First, your sock never covers enough of the prosthesis to actually hide it. In fact, white socks – which seem to be disproportionately favored by the missing limbed – often serve to accentuate the difference between a “normal” piece of clothing and the (often) black titanium it’s covering.

Second, wearing your socks high attracts attention, whether you’re able-bodied or not. Think about runners you now see jogging around with compression socks that run up their leg to just below the knee (see photo at the top of this post). My good friend Scout Bassett insists that these compression socks are the greatest thing since the invention of electricity. She may be right from a performance standpoint. But I have informed her in no uncertain terms that I would rather get hit by a car again than don those ridiculous looking things. If the Tarahumara don’t need compression socks to run 30 miles a day through Mexican canyons, I think I can survive just fine on the brutal terrain of suburban Long Island wearing socks that top out around my ankle. If knee socks look awful when you’re running – and let’s face it, runners are the same people who voluntarily wear tank tops and short shorts together, so looking awful in that context is roughly equivalent to being told that you don’t have  strong enough lyrics to open for One Direction – think of how truly dismal they look when worn this way with regular clothes.

Finally folks, I’ve got bad news for you: if wearing your socks high (a) doesn’t cover your prosthesis and (b) attracts attention, you’ve combined the worst of both worlds by opting for (a) and (b) simultaneously. Let me pretend that I’m the average able-bodied person and give you a sneak peek into their mind as you walk by them looking like this:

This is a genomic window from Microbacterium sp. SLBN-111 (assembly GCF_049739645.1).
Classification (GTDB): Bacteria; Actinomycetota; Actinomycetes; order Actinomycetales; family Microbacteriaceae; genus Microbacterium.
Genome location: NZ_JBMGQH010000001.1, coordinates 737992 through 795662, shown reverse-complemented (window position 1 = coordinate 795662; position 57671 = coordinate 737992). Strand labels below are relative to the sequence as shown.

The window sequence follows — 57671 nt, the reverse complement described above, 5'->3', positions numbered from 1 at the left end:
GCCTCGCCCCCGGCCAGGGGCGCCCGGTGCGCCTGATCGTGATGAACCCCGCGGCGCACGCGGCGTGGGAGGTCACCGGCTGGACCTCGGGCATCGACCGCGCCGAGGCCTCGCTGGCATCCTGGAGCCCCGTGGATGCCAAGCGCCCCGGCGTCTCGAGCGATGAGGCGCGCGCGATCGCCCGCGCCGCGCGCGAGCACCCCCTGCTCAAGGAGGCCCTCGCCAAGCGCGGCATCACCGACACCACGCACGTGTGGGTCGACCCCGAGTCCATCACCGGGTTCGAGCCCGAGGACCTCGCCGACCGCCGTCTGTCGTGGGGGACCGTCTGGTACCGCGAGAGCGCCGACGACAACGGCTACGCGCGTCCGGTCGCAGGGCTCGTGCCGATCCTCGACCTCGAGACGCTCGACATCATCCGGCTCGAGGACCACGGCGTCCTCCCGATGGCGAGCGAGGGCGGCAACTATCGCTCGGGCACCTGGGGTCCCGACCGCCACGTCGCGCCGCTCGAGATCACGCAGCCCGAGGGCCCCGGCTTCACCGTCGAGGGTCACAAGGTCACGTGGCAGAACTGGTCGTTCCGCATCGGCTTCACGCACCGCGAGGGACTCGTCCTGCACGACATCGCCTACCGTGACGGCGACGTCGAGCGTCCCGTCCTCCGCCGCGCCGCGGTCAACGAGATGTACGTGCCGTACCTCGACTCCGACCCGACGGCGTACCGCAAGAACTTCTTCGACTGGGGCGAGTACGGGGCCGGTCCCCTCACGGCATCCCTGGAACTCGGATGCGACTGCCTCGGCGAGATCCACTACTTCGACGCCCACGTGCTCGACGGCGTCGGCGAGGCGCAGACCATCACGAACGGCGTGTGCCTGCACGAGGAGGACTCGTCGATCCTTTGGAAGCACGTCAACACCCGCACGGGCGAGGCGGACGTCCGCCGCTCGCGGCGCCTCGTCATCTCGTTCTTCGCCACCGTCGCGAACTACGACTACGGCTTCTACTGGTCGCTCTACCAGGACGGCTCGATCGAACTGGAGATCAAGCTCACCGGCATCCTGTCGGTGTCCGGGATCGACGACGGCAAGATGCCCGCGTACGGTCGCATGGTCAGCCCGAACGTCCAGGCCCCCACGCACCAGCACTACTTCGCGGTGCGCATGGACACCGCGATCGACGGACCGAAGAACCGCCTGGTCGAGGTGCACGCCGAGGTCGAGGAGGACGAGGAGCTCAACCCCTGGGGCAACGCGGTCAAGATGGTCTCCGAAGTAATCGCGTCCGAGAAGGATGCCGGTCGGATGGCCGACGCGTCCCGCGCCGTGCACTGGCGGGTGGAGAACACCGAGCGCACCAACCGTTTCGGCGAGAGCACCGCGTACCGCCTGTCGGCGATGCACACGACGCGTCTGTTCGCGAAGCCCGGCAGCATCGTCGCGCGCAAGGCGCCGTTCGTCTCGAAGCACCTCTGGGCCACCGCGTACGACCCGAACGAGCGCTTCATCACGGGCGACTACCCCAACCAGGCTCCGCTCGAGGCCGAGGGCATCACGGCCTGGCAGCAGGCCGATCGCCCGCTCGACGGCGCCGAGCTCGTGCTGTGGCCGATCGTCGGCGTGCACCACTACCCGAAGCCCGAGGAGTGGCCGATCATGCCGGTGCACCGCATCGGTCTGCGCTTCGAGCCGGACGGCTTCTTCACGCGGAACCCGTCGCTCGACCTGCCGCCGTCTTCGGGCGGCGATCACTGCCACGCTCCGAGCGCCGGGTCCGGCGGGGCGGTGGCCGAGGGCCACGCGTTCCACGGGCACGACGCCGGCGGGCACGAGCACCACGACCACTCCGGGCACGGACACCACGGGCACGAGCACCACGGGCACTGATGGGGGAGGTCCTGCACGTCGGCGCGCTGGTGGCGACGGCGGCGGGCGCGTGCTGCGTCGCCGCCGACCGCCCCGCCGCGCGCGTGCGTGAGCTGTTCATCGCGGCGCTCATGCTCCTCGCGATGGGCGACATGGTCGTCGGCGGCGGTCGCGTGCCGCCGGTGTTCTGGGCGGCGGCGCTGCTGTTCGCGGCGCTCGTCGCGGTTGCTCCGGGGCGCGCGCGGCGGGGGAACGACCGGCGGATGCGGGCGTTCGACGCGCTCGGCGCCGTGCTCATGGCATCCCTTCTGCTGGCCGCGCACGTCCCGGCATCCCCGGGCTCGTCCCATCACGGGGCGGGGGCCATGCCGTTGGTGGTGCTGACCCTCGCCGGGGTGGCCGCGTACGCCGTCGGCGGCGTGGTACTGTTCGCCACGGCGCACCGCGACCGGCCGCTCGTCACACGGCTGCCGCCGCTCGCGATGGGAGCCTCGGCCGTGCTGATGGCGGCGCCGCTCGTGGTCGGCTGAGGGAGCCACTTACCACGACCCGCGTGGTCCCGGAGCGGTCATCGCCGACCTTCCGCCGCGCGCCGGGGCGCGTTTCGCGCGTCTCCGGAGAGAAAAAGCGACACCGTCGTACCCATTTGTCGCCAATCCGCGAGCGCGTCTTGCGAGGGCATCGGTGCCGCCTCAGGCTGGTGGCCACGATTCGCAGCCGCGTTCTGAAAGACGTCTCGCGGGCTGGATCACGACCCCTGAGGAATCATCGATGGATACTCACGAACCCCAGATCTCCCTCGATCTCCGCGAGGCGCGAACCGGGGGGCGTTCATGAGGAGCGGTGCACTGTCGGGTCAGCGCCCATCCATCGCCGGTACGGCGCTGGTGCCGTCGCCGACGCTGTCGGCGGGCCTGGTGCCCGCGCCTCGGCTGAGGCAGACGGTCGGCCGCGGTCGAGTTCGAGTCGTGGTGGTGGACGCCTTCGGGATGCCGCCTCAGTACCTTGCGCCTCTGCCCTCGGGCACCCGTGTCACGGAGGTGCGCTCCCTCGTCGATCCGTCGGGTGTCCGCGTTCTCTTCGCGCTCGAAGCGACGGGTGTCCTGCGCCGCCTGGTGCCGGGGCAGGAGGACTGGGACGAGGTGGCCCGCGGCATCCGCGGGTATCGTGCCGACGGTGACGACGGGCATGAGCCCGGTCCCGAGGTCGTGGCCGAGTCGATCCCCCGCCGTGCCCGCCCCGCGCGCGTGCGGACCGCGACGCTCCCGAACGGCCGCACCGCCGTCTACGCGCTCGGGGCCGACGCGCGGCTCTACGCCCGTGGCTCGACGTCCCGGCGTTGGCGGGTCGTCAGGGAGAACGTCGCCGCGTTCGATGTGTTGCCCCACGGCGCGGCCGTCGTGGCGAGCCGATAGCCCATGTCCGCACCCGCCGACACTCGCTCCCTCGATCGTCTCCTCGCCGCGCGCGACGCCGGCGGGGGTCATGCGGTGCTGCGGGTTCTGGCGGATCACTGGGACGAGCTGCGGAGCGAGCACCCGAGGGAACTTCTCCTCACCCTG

What’s the deal with the white socks up to your neck there, big guy? Looking sharp in a Larry Bird rookie year kind of way. Wait a second, why is that sock flapping around like a flag in a stiff breeze? Oh – he’s got no leg. Quick, look away! Can’t stare at that. [Three seconds elapse] Must. Look. Back. Dude, props to you for the whole rehab thing, but the sock. Oh Lord, the sock? You’re not a starting midfielder for Barcelona, my friend. Yes, now I’m staring at you. And I know you think it’s because you have a prosthetic leg. But it’s not. It’s the sock, dude!

Look, I’m a guy who buys almost exclusively grey and black shirts so that I don’t have to worry about matching them with whatever pants I have on. A daring fashion statement from me consists of combining brown dress shoes with a dark gray suit. I actually buy magazines like GQ and Esquire when traveling for the articles. But please, for the love of all that’s holy, listen to me: do not, ever, under any circumstance, pull your socks way up over your prosthetic pylon while wearing shorts and think for a second that you look ok. You don’t. You look awful. And when you see people staring at you as you walk by, don’t blame the able-bodied world for its inability to do anything but stare at “disabilities”, mouths agape. Look down. If you’re wearing your socks high, the disability people are staring at isn’t the one you think it is.